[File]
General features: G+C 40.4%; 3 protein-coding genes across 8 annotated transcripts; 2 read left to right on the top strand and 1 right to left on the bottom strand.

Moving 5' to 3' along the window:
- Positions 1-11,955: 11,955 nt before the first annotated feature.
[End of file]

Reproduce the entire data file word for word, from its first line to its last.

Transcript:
General features: G+C 40.4%; 3 protein-coding genes across 8 annotated transcripts; 2 read left to right on the top strand and 1 right to left on the bottom strand.

Moving 5' to 3' along the window:
- Positions 1-11,955: 11,955 nt before the first annotated feature.